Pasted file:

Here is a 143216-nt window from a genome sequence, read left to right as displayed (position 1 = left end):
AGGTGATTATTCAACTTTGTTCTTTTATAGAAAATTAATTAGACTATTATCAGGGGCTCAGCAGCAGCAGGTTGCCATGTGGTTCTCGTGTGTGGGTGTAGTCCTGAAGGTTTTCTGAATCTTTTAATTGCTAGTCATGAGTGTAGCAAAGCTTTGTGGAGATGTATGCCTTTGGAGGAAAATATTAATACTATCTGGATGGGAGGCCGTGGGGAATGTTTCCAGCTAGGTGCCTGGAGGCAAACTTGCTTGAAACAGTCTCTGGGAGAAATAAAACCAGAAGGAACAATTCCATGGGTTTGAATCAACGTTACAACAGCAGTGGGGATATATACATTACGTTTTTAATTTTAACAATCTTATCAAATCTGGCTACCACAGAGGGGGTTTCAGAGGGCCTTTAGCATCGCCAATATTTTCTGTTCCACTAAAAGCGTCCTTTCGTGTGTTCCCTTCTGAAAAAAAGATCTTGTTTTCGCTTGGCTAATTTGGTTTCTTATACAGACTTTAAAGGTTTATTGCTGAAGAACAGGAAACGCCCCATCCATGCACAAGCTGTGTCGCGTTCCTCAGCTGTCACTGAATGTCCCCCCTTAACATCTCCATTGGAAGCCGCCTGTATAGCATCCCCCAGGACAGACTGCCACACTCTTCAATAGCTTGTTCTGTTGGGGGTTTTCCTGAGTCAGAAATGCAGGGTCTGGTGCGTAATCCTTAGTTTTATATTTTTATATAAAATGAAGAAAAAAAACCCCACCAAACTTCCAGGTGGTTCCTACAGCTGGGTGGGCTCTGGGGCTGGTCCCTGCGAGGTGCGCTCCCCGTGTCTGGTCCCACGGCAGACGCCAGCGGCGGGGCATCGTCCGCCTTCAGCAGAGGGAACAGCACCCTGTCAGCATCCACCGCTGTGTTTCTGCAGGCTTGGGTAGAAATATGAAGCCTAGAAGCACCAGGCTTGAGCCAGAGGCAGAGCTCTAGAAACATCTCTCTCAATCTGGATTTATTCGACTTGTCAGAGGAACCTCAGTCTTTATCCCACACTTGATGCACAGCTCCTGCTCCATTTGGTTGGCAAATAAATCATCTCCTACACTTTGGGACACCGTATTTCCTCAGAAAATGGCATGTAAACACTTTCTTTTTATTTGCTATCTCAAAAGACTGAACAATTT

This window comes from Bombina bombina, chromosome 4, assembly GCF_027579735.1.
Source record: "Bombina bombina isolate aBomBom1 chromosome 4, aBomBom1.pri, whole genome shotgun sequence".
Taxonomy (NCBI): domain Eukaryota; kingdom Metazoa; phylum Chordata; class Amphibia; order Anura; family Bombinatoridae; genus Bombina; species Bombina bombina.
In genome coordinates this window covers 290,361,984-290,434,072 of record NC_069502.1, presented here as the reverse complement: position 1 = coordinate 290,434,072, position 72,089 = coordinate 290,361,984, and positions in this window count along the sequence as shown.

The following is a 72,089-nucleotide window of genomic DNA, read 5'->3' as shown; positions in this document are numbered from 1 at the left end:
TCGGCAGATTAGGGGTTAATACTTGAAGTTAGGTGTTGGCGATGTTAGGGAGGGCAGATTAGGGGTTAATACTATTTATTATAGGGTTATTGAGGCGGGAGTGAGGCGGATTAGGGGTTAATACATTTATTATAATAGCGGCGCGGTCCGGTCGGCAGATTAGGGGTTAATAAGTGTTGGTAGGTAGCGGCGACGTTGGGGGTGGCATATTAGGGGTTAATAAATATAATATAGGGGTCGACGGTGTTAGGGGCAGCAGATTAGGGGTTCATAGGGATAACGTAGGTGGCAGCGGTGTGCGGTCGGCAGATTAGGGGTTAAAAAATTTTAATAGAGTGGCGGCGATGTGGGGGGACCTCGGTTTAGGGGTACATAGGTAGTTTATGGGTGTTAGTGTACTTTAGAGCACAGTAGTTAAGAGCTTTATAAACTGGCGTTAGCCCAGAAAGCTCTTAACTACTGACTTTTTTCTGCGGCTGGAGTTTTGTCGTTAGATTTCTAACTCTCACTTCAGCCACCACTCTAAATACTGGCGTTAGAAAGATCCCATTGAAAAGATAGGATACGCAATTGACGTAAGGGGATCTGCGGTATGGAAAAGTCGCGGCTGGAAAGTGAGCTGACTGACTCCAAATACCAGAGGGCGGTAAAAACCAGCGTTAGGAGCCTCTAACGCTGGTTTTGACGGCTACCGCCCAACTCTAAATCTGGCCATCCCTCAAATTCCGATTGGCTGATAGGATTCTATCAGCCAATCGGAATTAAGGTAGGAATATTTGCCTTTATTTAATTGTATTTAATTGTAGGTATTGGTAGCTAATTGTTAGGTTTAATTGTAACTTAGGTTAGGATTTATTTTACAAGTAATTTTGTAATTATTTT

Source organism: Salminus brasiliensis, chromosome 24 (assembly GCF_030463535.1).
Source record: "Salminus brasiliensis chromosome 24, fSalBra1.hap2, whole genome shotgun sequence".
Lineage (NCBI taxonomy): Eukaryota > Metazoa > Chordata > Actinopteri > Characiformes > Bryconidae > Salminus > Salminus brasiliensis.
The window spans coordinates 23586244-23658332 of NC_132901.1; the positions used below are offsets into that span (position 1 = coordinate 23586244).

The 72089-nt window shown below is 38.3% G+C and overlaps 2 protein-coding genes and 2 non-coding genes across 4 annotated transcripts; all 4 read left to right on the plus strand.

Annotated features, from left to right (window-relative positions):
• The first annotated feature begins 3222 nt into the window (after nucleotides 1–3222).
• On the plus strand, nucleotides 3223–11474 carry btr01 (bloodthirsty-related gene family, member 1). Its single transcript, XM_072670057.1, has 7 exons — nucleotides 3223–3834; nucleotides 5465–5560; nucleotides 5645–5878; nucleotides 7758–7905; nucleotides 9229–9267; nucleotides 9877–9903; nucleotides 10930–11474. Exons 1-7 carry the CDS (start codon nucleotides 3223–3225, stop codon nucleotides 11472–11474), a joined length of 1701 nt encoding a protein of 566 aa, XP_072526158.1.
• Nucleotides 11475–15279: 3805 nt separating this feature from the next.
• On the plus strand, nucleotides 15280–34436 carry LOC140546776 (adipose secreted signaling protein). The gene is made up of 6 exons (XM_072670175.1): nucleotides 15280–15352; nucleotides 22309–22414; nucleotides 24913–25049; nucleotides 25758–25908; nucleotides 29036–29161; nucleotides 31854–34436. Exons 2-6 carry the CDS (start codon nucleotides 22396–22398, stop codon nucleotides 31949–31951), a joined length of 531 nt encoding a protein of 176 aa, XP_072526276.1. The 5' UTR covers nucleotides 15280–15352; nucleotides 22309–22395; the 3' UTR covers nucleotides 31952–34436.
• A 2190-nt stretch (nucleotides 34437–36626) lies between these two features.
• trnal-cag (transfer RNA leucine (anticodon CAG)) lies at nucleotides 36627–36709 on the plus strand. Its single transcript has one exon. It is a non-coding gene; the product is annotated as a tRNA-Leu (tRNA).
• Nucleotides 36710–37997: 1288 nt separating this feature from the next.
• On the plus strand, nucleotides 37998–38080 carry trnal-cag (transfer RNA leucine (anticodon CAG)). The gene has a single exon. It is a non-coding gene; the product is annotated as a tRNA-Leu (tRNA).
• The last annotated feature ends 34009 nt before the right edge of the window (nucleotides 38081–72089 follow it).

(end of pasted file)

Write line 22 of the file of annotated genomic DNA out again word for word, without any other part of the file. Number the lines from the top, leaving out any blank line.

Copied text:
• On the plus strand, nucleotides 37998–38080 carry trnal-cag (transfer RNA leucine (anticodon CAG)). The gene has a single exon. It is a non-coding gene; the product is annotated as a tRNA-Leu (tRNA).